It is of key importance to make digital technologies available for the benefit of all, without forfeiting the values of individuals or society – as a matter of digital humanism, said Prof. Debatin. He called for an end of working in (information) silos; teamwork is required to achieve higher quality of care. An evolution is needed from manual medicine towards patient-centred, data-driven, and biologically stratified individual treatment – precision medicine.
Prof. Jean-Daniel Chiche, Réanimation Médicale, Hôpital Cochin, Université Paris Descartes in France was very much in agreement with these projections. Teamwork is a must – from clinical decision making to predictive analytics, in particular in intensive care, said the physician-scientist. Access to care as a basic human right provides the umbrella to all these issues. New technologies and artificial intelligence should be deployed, staff members ought to be motivated to embrace them, and know-how should be shared – to avoid situations where individuals gain positions of power which may lead to misuse.
Solutions for clinical and management applications
Conference workshops provided insights into areas of medicine which offer room for improvement through technology. This included presentations by manufacturers and users of tools for the diagnosis of stroke and early detection of related risks. An analysis compared the Apple Heart Study with the Redstroke Study (Reducing Strokes in Europe) by Preventicus. Remote patient monitoring, a challenge in heavily fragmented and regulated health systems, was the topic of a further workshop. And the discussion of an ecosystem to be set up with best-of-breed solutions including mobile care applications also attracted attendees. A representative from the Germany-based medtech company Dräger called for an end to information silos – with the industry finally committing to standards and technical interoperability, in particular among medical devices. Patient safety would be just one major benefit of this approach. Modern IP telephony, as demonstrated by a further session, can contribute to better communication and digitally enabled processes in hospitals and homes for the elderly.
At this year’s conference, the Middle East was strongly represented. Speakers included Lina Shadid, CEO Beverly Hills Medical Center, Abu Dhabi. She stated that 80 percent of health data is stuck in silos, unusable for the improvement of care. Disruption is now on its way, however, with business models converging and emerging. The CEO applauded the dynamics of lawmaking in Germany and commented that she is very much looking forward to hearing about subsequent outstanding developments a year from now.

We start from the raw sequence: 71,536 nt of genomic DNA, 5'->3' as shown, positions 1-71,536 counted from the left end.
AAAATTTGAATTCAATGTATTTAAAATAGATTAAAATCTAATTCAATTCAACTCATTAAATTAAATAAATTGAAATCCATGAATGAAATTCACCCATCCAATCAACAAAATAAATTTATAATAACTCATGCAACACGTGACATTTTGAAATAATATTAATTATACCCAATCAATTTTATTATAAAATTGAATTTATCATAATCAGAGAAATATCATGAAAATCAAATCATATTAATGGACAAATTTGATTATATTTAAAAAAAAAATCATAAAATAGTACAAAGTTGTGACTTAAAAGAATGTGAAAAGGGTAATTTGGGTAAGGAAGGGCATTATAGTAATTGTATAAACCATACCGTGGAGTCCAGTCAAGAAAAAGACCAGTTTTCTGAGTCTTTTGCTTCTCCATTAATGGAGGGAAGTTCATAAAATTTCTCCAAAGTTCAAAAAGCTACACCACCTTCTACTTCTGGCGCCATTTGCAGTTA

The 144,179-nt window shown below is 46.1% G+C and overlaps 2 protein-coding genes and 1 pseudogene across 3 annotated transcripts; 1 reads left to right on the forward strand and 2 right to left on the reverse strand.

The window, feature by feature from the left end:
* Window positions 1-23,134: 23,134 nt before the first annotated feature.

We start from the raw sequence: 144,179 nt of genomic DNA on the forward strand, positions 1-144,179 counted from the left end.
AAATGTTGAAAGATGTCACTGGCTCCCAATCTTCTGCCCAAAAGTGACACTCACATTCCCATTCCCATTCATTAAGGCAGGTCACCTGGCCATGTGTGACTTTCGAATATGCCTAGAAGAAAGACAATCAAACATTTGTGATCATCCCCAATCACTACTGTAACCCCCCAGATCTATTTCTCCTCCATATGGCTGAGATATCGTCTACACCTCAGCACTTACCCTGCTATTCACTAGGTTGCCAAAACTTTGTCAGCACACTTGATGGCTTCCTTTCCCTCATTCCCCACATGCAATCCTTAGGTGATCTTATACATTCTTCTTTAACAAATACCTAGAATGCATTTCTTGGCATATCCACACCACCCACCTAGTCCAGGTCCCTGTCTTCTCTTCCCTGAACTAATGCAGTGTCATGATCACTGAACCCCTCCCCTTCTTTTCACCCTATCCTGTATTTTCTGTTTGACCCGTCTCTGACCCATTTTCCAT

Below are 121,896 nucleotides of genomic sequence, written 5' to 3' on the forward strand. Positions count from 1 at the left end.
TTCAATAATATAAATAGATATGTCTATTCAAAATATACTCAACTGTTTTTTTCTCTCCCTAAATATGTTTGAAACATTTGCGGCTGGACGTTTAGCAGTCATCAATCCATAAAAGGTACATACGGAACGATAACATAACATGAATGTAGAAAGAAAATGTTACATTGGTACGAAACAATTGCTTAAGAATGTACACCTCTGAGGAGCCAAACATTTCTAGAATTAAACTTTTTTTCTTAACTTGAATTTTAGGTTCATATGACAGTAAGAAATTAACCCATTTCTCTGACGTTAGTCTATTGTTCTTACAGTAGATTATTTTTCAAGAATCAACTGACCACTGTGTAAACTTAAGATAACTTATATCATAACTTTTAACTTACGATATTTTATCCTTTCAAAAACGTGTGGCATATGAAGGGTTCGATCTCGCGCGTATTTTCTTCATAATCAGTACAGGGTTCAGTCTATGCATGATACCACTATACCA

Abdulqadir J. Nashwan, Director of Nursing for Education and Practice Development, Hazm Mebaireek General Hospital, Qatar shared his views on care and industry 4.0 from a nursing standpoint. Robotics, artificial intelligence, and new business models may lead to important changes; however, the human factor in care will never be relinquished, he pointed out.
Progress – a continuing process
Ljubisav Matejevic summarized this year’s rich exchange of thoughts: “Let us continue to communicate and work together on creating change. GCCCF serves as a perfect platform to drive ideas, technology trends, and the further development of existing methods. We expect our global network to grow further in the upcoming years and make significant contributions to progress in care”.
Thanks from the GCCCF President went out, in, to Ascom. Jeannine Pilloud acts as CEO of this company which initiated the Global Clinical + Care Coordination Forum.
She outlined Ascom’s contribution to the transformation of care: the Ascom healthcare platform which enables providers to close gaps in digital information and communication and helps them master their core future challenges – access for all and care of the highest quality in conjunction with economic viability.